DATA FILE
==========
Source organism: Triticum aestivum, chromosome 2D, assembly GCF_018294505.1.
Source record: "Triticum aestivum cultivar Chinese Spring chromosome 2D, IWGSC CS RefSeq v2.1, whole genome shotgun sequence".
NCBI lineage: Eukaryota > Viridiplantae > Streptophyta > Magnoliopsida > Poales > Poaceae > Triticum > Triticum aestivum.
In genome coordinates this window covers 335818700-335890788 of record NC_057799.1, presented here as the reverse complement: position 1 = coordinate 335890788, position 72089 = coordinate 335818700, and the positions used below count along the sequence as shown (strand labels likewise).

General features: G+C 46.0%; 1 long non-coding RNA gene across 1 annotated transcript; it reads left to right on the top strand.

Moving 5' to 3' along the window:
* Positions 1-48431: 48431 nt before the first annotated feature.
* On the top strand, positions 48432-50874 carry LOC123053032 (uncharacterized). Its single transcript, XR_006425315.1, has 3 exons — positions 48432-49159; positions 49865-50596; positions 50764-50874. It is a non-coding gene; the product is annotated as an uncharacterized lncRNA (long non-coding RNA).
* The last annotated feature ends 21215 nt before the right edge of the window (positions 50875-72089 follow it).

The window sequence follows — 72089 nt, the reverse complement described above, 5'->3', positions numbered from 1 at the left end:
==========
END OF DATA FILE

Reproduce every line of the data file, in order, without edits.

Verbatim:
Source organism: Triticum aestivum, chromosome 2D, assembly GCF_018294505.1.
Source record: "Triticum aestivum cultivar Chinese Spring chromosome 2D, IWGSC CS RefSeq v2.1, whole genome shotgun sequence".
NCBI lineage: Eukaryota > Viridiplantae > Streptophyta > Magnoliopsida > Poales > Poaceae > Triticum > Triticum aestivum.
In genome coordinates this window covers 335818700-335890788 of record NC_057799.1, presented here as the reverse complement: position 1 = coordinate 335890788, position 72089 = coordinate 335818700, and the positions used below count along the sequence as shown (strand labels likewise).

General features: G+C 46.0%; 1 long non-coding RNA gene across 1 annotated transcript; it reads left to right on the top strand.

Moving 5' to 3' along the window:
* Positions 1-48431: 48431 nt before the first annotated feature.
* On the top strand, positions 48432-50874 carry LOC123053032 (uncharacterized). Its single transcript, XR_006425315.1, has 3 exons — positions 48432-49159; positions 49865-50596; positions 50764-50874. It is a non-coding gene; the product is annotated as an uncharacterized lncRNA (long non-coding RNA).
* The last annotated feature ends 21215 nt before the right edge of the window (positions 50875-72089 follow it).

The window sequence follows — 72089 nt, the reverse complement described above, 5'->3', positions numbered from 1 at the left end: